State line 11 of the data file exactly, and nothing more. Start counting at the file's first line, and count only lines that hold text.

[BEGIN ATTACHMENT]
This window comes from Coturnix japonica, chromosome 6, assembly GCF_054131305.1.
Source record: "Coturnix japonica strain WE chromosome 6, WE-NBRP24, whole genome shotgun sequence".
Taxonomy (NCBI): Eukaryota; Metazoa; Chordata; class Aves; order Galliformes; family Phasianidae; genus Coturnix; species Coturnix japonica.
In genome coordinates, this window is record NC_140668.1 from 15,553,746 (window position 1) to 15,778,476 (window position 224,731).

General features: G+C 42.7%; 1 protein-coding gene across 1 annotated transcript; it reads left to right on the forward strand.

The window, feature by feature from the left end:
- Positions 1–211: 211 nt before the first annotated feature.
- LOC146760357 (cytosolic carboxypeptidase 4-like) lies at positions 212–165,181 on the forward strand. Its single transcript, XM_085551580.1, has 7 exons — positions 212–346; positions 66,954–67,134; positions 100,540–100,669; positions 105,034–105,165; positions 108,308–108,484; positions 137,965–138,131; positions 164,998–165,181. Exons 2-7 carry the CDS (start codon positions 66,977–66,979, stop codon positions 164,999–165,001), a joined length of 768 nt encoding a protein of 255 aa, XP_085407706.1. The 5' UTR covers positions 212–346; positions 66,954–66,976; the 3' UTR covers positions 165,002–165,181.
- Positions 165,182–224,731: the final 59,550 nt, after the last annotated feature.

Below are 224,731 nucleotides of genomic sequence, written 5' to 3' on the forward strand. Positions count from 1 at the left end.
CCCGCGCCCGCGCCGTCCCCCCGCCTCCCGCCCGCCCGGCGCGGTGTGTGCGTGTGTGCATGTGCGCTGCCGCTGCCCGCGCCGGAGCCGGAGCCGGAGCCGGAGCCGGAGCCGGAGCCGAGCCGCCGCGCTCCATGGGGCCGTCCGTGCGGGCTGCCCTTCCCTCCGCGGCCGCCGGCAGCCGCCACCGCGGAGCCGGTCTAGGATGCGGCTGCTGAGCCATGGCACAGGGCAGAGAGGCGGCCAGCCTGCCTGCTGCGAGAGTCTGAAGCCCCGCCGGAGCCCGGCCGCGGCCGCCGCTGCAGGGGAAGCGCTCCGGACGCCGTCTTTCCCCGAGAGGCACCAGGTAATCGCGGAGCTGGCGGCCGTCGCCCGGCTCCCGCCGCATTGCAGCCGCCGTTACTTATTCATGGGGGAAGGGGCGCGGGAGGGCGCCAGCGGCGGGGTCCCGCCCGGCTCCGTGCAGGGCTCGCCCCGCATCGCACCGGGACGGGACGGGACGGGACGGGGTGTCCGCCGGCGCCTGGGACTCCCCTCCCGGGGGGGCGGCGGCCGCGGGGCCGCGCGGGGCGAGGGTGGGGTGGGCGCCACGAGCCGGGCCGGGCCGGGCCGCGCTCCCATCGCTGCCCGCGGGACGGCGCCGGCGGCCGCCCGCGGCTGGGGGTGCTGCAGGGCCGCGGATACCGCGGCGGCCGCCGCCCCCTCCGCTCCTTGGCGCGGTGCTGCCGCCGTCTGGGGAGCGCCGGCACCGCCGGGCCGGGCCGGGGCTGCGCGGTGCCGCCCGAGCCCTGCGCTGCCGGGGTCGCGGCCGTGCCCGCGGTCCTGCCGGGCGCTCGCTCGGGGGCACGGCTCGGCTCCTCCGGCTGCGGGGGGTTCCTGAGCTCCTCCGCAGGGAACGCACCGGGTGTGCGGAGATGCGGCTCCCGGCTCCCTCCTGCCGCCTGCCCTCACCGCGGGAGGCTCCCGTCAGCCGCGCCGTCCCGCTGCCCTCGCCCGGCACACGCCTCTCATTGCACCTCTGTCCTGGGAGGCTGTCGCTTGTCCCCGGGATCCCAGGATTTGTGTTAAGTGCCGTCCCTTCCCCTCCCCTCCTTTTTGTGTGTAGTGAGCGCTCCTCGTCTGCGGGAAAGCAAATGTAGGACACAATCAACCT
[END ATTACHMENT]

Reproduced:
CCCGCGCCCGCGCCGTCCCCCCGCCTCCCGCCCGCCCGGCGCGGTGTGTGCGTGTGTGCATGTGCGCTGCCGCTGCCCGCGCCGGAGCCGGAGCCGGAGCCGGAGCCGGAGCCGGAGCCGAGCCGCCGCGCTCCATGGGGCCGTCCGTGCGGGCTGCCCTTCCCTCCGCGGCCGCCGGCAGCCGCCACCGCGGAGCCGGTCTAGGATGCGGCTGCTGAGCCATGGCACAGGGCAGAGAGGCGGCCAGCCTGCCTGCTGCGAGAGTCTGAAGCCCCGCCGGAGCCCGGCCGCGGCCGCCGCTGCAGGGGAAGCGCTCCGGACGCCGTCTTTCCCCGAGAGGCACCAGGTAATCGCGGAGCTGGCGGCCGTCGCCCGGCTCCCGCCGCATTGCAGCCGCCGTTACTTATTCATGGGGGAAGGGGCGCGGGAGGGCGCCAGCGGCGGGGTCCCGCCCGGCTCCGTGCAGGGCTCGCCCCGCATCGCACCGGGACGGGACGGGACGGGACGGGGTGTCCGCCGGCGCCTGGGACTCCCCTCCCGGGGGGGCGGCGGCCGCGGGGCCGCGCGGGGCGAGGGTGGGGTGGGCGCCACGAGCCGGGCCGGGCCGGGCCGCGCTCCCATCGCTGCCCGCGGGACGGCGCCGGCGGCCGCCCGCGGCTGGGGGTGCTGCAGGGCCGCGGATACCGCGGCGGCCGCCGCCCCCTCCGCTCCTTGGCGCGGTGCTGCCGCCGTCTGGGGAGCGCCGGCACCGCCGGGCCGGGCCGGGGCTGCGCGGTGCCGCCCGAGCCCTGCGCTGCCGGGGTCGCGGCCGTGCCCGCGGTCCTGCCGGGCGCTCGCTCGGGGGCACGGCTCGGCTCCTCCGGCTGCGGGGGGTTCCTGAGCTCCTCCGCAGGGAACGCACCGGGTGTGCGGAGATGCGGCTCCCGGCTCCCTCCTGCCGCCTGCCCTCACCGCGGGAGGCTCCCGTCAGCCGCGCCGTCCCGCTGCCCTCGCCCGGCACACGCCTCTCATTGCACCTCTGTCCTGGGAGGCTGTCGCTTGTCCCCGGGATCCCAGGATTTGTGTTAAGTGCCGTCCCTTCCCCTCCCCTCCTTTTTGTGTGTAGTGAGCGCTCCTCGTCTGCGGGAAAGCAAATGTAGGACACAATCAACCT